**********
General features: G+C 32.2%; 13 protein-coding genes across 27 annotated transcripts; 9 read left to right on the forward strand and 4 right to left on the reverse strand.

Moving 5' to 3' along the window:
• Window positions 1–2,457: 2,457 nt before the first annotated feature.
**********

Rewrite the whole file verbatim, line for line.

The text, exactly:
General features: G+C 32.2%; 13 protein-coding genes across 27 annotated transcripts; 9 read left to right on the forward strand and 4 right to left on the reverse strand.

Moving 5' to 3' along the window:
• Window positions 1–2,457: 2,457 nt before the first annotated feature.